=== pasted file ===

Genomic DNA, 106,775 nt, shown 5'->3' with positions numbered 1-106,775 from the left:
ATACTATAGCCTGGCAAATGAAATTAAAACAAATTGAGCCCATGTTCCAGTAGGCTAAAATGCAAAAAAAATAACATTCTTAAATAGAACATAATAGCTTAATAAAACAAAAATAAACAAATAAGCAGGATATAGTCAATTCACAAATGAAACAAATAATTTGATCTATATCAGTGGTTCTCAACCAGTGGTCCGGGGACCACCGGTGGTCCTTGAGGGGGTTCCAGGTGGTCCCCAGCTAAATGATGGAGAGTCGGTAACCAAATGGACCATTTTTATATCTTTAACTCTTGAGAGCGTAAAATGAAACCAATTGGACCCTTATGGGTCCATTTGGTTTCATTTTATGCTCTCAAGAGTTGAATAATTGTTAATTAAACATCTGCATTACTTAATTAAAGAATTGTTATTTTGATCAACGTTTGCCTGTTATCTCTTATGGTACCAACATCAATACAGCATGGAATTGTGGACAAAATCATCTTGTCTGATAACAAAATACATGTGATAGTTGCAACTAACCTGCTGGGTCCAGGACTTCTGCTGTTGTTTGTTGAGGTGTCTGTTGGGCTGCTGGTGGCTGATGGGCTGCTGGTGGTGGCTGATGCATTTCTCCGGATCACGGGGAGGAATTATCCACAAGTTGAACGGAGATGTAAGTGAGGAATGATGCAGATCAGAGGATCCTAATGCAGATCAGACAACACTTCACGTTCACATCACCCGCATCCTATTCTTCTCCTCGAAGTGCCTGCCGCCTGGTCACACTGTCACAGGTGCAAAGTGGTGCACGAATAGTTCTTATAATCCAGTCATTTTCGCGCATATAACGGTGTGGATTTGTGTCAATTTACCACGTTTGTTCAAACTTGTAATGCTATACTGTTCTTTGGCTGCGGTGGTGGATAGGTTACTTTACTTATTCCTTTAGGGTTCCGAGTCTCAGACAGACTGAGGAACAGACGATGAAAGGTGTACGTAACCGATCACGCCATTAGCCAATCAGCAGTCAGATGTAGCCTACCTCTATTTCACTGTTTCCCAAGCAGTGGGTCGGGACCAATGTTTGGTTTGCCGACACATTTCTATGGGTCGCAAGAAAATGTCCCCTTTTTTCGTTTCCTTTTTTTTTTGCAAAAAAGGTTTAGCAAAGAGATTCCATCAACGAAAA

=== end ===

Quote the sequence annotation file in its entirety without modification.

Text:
Genomic DNA, 106,775 nt, shown 5'->3' with positions numbered 1-106,775 from the left:
ATACTATAGCCTGGCAAATGAAATTAAAACAAATTGAGCCCATGTTCCAGTAGGCTAAAATGCAAAAAAAATAACATTCTTAAATAGAACATAATAGCTTAATAAAACAAAAATAAACAAATAAGCAGGATATAGTCAATTCACAAATGAAACAAATAATTTGATCTATATCAGTGGTTCTCAACCAGTGGTCCGGGGACCACCGGTGGTCCTTGAGGGGGTTCCAGGTGGTCCCCAGCTAAATGATGGAGAGTCGGTAACCAAATGGACCATTTTTATATCTTTAACTCTTGAGAGCGTAAAATGAAACCAATTGGACCCTTATGGGTCCATTTGGTTTCATTTTATGCTCTCAAGAGTTGAATAATTGTTAATTAAACATCTGCATTACTTAATTAAAGAATTGTTATTTTGATCAACGTTTGCCTGTTATCTCTTATGGTACCAACATCAATACAGCATGGAATTGTGGACAAAATCATCTTGTCTGATAACAAAATACATGTGATAGTTGCAACTAACCTGCTGGGTCCAGGACTTCTGCTGTTGTTTGTTGAGGTGTCTGTTGGGCTGCTGGTGGCTGATGGGCTGCTGGTGGTGGCTGATGCATTTCTCCGGATCACGGGGAGGAATTATCCACAAGTTGAACGGAGATGTAAGTGAGGAATGATGCAGATCAGAGGATCCTAATGCAGATCAGACAACACTTCACGTTCACATCACCCGCATCCTATTCTTCTCCTCGAAGTGCCTGCCGCCTGGTCACACTGTCACAGGTGCAAAGTGGTGCACGAATAGTTCTTATAATCCAGTCATTTTCGCGCATATAACGGTGTGGATTTGTGTCAATTTACCACGTTTGTTCAAACTTGTAATGCTATACTGTTCTTTGGCTGCGGTGGTGGATAGGTTACTTTACTTATTCCTTTAGGGTTCCGAGTCTCAGACAGACTGAGGAACAGACGATGAAAGGTGTACGTAACCGATCACGCCATTAGCCAATCAGCAGTCAGATGTAGCCTACCTCTATTTCACTGTTTCCCAAGCAGTGGGTCGGGACCAATGTTTGGTTTGCCGACACATTTCTATGGGTCGCAAGAAAATGTCCCCTTTTTTCGTTTCCTTTTTTTTTTGCAAAAAAGGTTTAGCAAAGAGATTCCATCAACGAAAA